Research into the problem of updating derived tables has been limited because of a theoretical misapprehension. One of the theoreticians, in 1988, claimed to have proven that updating views was potentially impossible, or at least that any method that claimed to work for all views was subject to an unpredictable failure. Buff (“Why Codd's Rule No. 6 Must Be Reformulated,” ACM SIGMOD Record 17:4, 1988) stated a theoretical proof that a general algorithm for deciding whether or not a view is updateable is undecidable within the predicate logic. This paper has been the dominant and most serious barrier to investigation of the problem of a general algorithm for updating views, let alone arbitrary relations. However, as Buff does not provide a proof of impossibility within the relational algebra, nor show that the relational algebra and the predicate logic are equivalent, he therefore does not address the embodiment of the invention of this application. Also, Buff never considered those limited implementations of the relational algebra which are necessary to reduce the relational model to practice on physical computers; instead, his paper considers solely the pure mathematics for abstract, theoretical algorithms.

One of the co-inventors was previously so persuaded of the non-updateability of views by E. F. Codd (The Relational Model for Database Management Version 2, Addison-Wesley, 1990), in which the author referenced his unpublished algorithm (View Updatability in Relational Databases: Algorithm VU-1, unpublished, 1987) for determining whether or not a view might be theoretically updateable. The referenced algorithm was not, and has not been, reduced to practice, and did not provide any method by which arbitrary views could be updated. Furthermore, Codd does not teach that all views are theoretically updateable, nor does he provide a method by which arbitrary or even specific view updates are to be achieved. Also, the view updates which Codd does describe involve row operations and do not preserve the set semantics of relational operations.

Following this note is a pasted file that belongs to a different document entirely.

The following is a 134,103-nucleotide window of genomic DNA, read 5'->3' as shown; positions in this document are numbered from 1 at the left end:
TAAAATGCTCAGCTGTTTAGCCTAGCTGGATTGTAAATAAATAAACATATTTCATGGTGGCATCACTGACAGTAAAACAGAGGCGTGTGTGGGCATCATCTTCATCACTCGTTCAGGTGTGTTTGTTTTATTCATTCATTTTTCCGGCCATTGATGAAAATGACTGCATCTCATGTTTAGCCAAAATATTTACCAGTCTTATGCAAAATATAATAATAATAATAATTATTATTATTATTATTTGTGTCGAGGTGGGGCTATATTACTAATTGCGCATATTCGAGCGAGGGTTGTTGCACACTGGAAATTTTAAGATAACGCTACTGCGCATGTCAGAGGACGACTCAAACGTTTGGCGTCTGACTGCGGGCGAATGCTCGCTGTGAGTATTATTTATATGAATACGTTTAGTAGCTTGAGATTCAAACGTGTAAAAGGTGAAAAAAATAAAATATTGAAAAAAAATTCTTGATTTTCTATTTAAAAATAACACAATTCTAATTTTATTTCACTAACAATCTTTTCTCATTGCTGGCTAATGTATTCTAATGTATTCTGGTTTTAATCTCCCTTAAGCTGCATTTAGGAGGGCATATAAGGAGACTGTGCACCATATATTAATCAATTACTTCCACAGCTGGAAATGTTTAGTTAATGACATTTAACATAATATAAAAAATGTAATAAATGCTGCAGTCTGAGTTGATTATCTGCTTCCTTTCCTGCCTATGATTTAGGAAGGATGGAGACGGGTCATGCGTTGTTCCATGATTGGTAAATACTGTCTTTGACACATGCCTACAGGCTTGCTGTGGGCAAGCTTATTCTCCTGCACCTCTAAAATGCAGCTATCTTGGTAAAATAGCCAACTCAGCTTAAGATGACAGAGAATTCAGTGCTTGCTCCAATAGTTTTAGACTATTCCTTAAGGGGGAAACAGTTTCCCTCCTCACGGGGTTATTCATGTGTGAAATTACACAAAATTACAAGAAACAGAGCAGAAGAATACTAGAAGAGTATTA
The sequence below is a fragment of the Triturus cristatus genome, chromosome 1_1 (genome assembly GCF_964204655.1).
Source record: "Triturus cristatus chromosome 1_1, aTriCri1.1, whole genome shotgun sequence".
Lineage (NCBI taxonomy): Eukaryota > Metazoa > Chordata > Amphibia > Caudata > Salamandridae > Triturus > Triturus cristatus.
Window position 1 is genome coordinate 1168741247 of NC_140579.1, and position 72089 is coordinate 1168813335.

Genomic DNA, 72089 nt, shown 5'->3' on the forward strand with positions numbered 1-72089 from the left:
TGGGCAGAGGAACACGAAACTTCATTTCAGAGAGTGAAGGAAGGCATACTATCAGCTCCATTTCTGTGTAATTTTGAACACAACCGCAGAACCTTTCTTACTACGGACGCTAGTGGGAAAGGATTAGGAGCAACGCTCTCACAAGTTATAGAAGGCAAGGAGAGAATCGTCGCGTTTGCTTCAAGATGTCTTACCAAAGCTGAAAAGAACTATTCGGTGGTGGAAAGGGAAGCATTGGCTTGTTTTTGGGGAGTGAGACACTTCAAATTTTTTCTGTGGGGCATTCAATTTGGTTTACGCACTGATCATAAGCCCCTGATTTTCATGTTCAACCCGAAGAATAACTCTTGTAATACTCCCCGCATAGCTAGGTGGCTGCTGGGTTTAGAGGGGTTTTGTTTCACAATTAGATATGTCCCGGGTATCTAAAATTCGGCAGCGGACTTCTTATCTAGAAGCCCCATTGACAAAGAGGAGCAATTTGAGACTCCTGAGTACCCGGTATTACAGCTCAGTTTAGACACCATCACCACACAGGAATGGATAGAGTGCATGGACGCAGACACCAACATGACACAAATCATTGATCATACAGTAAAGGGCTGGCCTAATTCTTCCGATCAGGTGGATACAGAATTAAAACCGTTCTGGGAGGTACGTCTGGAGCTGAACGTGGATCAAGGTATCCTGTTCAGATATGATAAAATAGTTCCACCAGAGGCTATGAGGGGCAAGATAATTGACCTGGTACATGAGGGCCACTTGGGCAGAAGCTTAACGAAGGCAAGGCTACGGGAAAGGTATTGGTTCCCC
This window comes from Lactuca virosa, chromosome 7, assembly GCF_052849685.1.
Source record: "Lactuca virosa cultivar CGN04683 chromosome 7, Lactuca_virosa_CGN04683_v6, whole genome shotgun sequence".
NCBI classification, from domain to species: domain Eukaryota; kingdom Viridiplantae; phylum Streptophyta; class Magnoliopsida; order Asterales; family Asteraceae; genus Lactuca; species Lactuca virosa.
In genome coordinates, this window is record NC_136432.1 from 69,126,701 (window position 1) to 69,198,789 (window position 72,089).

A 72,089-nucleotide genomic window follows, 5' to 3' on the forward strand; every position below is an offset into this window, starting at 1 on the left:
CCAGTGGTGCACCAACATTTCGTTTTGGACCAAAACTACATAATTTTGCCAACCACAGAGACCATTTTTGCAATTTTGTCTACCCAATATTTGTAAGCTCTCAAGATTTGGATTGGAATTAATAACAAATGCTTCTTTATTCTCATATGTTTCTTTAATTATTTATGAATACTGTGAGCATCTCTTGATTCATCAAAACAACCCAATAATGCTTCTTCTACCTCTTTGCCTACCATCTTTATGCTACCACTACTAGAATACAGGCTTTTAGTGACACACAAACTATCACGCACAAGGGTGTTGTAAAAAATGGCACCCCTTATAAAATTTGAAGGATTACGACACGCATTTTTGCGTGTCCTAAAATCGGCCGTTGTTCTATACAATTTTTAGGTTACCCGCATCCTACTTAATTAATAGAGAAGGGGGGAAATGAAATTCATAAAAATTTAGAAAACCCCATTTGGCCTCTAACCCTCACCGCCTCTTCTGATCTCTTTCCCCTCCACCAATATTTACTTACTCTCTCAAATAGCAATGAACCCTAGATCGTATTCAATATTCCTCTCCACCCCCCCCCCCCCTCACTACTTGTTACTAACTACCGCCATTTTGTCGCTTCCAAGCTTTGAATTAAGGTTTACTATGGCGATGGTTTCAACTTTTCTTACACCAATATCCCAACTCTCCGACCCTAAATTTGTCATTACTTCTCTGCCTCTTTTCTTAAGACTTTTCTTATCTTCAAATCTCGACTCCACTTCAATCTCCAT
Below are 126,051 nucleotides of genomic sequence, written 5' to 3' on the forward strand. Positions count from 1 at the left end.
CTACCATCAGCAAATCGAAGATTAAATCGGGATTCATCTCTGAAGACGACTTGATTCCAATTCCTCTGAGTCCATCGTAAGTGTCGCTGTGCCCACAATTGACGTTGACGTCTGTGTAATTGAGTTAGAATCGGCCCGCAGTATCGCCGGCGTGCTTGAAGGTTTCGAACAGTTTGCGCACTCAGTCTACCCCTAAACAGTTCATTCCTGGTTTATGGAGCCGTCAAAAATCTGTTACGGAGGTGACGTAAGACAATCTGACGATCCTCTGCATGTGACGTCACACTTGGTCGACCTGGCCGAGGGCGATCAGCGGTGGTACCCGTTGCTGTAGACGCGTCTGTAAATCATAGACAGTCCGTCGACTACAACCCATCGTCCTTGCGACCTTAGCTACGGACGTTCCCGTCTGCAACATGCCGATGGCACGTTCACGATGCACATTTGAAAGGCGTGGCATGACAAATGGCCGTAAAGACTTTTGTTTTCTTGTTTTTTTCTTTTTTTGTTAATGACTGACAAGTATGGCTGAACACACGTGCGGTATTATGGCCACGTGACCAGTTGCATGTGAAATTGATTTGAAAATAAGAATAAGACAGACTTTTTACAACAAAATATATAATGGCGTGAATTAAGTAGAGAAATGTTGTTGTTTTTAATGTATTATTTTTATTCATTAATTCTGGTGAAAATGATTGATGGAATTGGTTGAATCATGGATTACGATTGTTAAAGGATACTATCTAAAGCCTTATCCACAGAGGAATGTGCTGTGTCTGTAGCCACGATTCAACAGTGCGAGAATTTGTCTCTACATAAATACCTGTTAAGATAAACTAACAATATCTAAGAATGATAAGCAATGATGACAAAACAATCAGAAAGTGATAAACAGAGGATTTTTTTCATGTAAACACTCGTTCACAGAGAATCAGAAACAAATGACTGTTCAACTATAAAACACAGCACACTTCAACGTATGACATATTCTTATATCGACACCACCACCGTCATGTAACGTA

Dayal and Bernstein (“On the Correct Translation of Update Operations on Relational Views”, ACM TODS 7:3, 1982) provided a formal treatment of view updating rules for restriction, projection, and join views only. They did not provide a general method for updating views or arbitrary relations.

Keller (“Algorithms for Translating View Updates to Database Updates for Views Involving Selections, Projections, and Joins”, Proc. 4th ACM SIGACT-SIGMOD Symposium on Principles of Database Systems, 1985) presented criteria for algorithms that would implement a limited class of view updates, and multiple algorithms which satisfy those criteria. A single, general purpose method was not presented (or suggested as even possible), and the semantics of the update operation are not propagated to the base relations.